The home of Serrano ham, suckling pig, and a cornucopia of sausages has been a little late to the game when it comes to widespread dining and shopping options for vegetarians (especially those who eschew fish and ovo-lacto), beyond having to settle for salads and side dishes. But in Spain that has been steadily changing in recent years – especially in the past decade – and at the forefront of said change is Catalonia‘s capital Barcelona.
These days if you do an online search for Barcelona vegetarian restaurants and shops, you’ll get dozens of hits – and no longer just the funky little holes in the wall for hardcore vegans and macrobiotic/raw-food fans, but high-quality, even sophisticated menus appetising to all and sundry. And that’s not even taking into account the growing profusion of “ethnic” eateries, especially of Asia and Africa (such as Indian and Ethiopian), with veg dishes prominent on the menu. A local Barcelona Veg-Friendly movement has picked up considerably in recent years, and in spring 2016 the municipal government even lent its imprimatur to this trend, declaring the city officially veg-friendly (the first in the world to do so officially) and lending support to various campaigns and initiatives along those lines.
This trend and movement found welcoming soil not just because of Catalonia’s progressive atmosphere but also traditional Catalan cuisine, which more than other Spanish cuisines awards pride of place to produce in its markets (such as La Boqueria, top) and kitchens, with veggie stars such as escalivada (above; grilled eggplant and bell peppers, annointed with olive oil and garlic); coca de recapte (flatbread with a variety of veggies and sometimes fish); and especially in fall/winter, ceps, bolets, and xampinyons (mushrooms, served with many meat dishes but also solo with garlic and parsley, as well as in soups, omelettes, and other egg dishes). Of course for pescatarians, there’s also quite a bit more fish and seafood, and Catalans look forward every year to the winter season of calçots (green onions, below), charred on outdoor grills all over the region.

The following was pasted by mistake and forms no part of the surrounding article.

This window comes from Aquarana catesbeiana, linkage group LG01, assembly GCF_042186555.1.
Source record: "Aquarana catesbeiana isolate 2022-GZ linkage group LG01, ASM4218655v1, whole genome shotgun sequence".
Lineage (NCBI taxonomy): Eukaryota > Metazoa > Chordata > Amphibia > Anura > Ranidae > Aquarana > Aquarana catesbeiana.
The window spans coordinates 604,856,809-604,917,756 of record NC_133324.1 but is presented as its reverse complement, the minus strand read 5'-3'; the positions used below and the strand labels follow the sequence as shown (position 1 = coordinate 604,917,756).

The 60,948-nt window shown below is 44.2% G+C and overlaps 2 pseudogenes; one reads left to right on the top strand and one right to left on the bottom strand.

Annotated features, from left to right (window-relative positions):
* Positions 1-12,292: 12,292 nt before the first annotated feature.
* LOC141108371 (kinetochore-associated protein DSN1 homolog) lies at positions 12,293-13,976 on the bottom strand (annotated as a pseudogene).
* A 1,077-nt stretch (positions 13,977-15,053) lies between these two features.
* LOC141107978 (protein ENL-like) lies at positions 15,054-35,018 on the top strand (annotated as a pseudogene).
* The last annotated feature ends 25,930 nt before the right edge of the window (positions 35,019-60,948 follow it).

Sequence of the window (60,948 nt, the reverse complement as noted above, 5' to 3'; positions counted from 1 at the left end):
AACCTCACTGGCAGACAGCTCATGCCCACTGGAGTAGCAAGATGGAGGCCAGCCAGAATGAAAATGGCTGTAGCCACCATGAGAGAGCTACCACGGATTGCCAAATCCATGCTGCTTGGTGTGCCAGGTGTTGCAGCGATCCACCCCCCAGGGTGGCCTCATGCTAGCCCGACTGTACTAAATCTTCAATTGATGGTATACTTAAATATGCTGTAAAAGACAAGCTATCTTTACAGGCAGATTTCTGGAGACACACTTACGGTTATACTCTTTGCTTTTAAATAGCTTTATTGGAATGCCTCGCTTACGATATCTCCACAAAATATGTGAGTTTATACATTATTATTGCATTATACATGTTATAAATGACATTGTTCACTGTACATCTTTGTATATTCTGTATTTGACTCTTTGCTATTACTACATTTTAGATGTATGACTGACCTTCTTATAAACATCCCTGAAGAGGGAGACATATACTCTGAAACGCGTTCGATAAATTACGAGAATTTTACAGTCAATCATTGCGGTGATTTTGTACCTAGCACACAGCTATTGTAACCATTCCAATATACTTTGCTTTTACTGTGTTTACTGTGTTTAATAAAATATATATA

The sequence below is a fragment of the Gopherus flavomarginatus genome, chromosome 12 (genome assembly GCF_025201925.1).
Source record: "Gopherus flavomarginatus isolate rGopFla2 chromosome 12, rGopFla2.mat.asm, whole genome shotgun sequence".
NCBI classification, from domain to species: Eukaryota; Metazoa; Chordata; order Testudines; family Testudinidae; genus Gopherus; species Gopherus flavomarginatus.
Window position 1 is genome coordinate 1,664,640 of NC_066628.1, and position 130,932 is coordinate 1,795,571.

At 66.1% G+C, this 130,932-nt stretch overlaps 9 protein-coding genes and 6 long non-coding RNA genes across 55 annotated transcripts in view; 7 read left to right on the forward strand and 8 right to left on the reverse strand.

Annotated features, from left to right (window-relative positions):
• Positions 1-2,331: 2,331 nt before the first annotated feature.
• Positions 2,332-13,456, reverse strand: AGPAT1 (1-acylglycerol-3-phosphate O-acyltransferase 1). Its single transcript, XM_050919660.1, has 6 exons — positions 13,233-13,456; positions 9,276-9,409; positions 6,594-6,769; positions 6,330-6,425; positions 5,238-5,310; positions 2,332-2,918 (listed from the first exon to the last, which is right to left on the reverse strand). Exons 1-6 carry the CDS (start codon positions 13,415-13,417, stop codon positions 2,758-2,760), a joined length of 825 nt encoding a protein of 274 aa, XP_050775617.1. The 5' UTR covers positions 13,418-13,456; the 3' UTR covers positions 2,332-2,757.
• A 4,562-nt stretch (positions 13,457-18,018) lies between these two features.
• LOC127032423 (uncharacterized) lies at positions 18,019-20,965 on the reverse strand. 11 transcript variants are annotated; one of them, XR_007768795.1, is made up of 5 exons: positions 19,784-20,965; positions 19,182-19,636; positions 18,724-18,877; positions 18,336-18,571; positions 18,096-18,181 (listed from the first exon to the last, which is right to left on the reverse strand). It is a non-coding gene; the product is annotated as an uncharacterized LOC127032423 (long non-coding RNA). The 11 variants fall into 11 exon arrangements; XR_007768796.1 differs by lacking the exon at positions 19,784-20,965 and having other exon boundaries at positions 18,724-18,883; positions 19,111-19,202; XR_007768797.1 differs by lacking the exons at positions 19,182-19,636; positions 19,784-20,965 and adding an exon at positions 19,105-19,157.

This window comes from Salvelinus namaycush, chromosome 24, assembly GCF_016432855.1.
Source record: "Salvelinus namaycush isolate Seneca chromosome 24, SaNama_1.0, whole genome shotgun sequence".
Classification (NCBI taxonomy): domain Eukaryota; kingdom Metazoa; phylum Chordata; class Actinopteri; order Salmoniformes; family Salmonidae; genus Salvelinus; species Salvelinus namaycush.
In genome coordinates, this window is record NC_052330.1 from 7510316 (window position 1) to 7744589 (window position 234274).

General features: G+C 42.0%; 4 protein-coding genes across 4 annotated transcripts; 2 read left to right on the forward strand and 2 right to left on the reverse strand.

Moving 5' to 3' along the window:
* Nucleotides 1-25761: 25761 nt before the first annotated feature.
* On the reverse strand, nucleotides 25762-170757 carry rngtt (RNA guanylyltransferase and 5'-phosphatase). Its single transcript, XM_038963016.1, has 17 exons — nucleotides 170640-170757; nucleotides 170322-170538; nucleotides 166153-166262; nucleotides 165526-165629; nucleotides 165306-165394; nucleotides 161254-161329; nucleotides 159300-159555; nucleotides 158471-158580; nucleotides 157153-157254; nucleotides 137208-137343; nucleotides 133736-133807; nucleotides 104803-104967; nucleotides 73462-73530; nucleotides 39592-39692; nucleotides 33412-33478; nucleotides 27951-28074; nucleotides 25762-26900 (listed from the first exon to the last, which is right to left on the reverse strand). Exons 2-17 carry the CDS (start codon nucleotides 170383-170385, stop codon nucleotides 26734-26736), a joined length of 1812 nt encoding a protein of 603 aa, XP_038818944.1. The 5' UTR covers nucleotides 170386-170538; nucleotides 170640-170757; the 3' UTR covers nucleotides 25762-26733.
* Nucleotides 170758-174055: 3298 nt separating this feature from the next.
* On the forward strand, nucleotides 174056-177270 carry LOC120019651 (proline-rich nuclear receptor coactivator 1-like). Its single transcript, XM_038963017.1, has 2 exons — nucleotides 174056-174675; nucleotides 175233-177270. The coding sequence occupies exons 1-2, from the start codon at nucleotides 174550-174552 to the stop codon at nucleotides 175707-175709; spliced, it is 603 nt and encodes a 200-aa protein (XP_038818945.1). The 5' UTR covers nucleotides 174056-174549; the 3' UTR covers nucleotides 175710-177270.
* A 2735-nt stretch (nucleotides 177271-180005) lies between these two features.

That tradition and receptiveness made Spain’s first edition of the pan-European culinary show Veggieworld, held in Barcelona in April 2017, a success, attracting more than 5,000 visitors and scheduling a second edition this October 27-28.
Since 2016, the Basque Country capital Vitoria-Gasteiz has followed suit in declaring itself veg-friendly, and other progressive-led urbs may soon be in the offing – which in a world in which skyrocketing carnivorousness is becoming ever more problematic on a number of fronts, can only be a good thing! But in the meantime, the best of Spain’s meatless scene is yet another reason to visit the enchanting city of Barcelona.
For a bit more on vegetarian options here as well as in Madrid, see one of our earlier posts; a more extensive number of dining spots can be found at Barcelona Veg-Friendly’s restaurant list and this IOS/Android app (also available in English). Finally, to check out the Vegans of Spain website, click here (and switch on your translate app!).